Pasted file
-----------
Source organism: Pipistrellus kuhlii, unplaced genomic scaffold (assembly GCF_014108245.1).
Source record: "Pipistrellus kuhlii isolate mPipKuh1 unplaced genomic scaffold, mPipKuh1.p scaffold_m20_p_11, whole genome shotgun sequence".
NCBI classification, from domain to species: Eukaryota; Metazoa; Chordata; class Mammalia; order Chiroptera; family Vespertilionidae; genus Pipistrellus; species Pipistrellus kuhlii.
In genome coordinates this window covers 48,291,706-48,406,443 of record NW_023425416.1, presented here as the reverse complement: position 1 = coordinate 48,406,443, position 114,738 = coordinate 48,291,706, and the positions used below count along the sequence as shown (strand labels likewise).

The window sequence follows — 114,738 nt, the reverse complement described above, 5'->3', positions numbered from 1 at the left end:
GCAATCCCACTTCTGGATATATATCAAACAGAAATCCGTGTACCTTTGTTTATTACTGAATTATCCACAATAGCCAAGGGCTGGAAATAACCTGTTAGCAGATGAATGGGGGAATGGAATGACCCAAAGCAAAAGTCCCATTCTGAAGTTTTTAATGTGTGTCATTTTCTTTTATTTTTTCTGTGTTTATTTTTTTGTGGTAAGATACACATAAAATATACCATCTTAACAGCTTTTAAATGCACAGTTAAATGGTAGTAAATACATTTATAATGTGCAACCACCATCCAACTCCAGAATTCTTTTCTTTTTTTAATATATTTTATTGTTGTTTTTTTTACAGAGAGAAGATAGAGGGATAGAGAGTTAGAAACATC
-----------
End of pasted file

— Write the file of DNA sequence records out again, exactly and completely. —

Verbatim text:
Source organism: Pipistrellus kuhlii, unplaced genomic scaffold (assembly GCF_014108245.1).
Source record: "Pipistrellus kuhlii isolate mPipKuh1 unplaced genomic scaffold, mPipKuh1.p scaffold_m20_p_11, whole genome shotgun sequence".
NCBI classification, from domain to species: Eukaryota; Metazoa; Chordata; class Mammalia; order Chiroptera; family Vespertilionidae; genus Pipistrellus; species Pipistrellus kuhlii.
In genome coordinates this window covers 48,291,706-48,406,443 of record NW_023425416.1, presented here as the reverse complement: position 1 = coordinate 48,406,443, position 114,738 = coordinate 48,291,706, and the positions used below count along the sequence as shown (strand labels likewise).

The window sequence follows — 114,738 nt, the reverse complement described above, 5'->3', positions numbered from 1 at the left end:
GCAATCCCACTTCTGGATATATATCAAACAGAAATCCGTGTACCTTTGTTTATTACTGAATTATCCACAATAGCCAAGGGCTGGAAATAACCTGTTAGCAGATGAATGGGGGAATGGAATGACCCAAAGCAAAAGTCCCATTCTGAAGTTTTTAATGTGTGTCATTTTCTTTTATTTTTTCTGTGTTTATTTTTTTGTGGTAAGATACACATAAAATATACCATCTTAACAGCTTTTAAATGCACAGTTAAATGGTAGTAAATACATTTATAATGTGCAACCACCATCCAACTCCAGAATTCTTTTCTTTTTTTAATATATTTTATTGTTGTTTTTTTTACAGAGAGAAGATAGAGGGATAGAGAGTTAGAAACATC